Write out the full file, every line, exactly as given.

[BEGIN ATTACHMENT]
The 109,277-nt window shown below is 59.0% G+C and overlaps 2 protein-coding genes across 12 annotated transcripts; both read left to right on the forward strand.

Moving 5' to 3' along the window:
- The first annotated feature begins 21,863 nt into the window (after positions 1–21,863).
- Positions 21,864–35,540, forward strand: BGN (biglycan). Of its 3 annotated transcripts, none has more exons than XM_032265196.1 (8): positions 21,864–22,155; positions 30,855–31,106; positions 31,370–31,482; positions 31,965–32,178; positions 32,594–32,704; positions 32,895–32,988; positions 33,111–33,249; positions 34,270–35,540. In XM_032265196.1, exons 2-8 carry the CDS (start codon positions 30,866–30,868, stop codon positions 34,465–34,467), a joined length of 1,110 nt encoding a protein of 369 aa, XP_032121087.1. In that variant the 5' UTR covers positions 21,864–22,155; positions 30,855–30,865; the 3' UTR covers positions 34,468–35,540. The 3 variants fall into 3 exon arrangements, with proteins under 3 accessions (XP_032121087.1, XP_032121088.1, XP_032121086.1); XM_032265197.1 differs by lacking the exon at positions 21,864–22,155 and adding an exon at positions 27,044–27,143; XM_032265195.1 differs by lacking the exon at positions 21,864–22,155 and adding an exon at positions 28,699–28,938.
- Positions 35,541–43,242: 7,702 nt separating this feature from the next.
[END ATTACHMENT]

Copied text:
The 109,277-nt window shown below is 59.0% G+C and overlaps 2 protein-coding genes across 12 annotated transcripts; both read left to right on the forward strand.

Moving 5' to 3' along the window:
- The first annotated feature begins 21,863 nt into the window (after positions 1–21,863).
- Positions 21,864–35,540, forward strand: BGN (biglycan). Of its 3 annotated transcripts, none has more exons than XM_032265196.1 (8): positions 21,864–22,155; positions 30,855–31,106; positions 31,370–31,482; positions 31,965–32,178; positions 32,594–32,704; positions 32,895–32,988; positions 33,111–33,249; positions 34,270–35,540. In XM_032265196.1, exons 2-8 carry the CDS (start codon positions 30,866–30,868, stop codon positions 34,465–34,467), a joined length of 1,110 nt encoding a protein of 369 aa, XP_032121087.1. In that variant the 5' UTR covers positions 21,864–22,155; positions 30,855–30,865; the 3' UTR covers positions 34,468–35,540. The 3 variants fall into 3 exon arrangements, with proteins under 3 accessions (XP_032121087.1, XP_032121088.1, XP_032121086.1); XM_032265197.1 differs by lacking the exon at positions 21,864–22,155 and adding an exon at positions 27,044–27,143; XM_032265195.1 differs by lacking the exon at positions 21,864–22,155 and adding an exon at positions 28,699–28,938.
- Positions 35,541–43,242: 7,702 nt separating this feature from the next.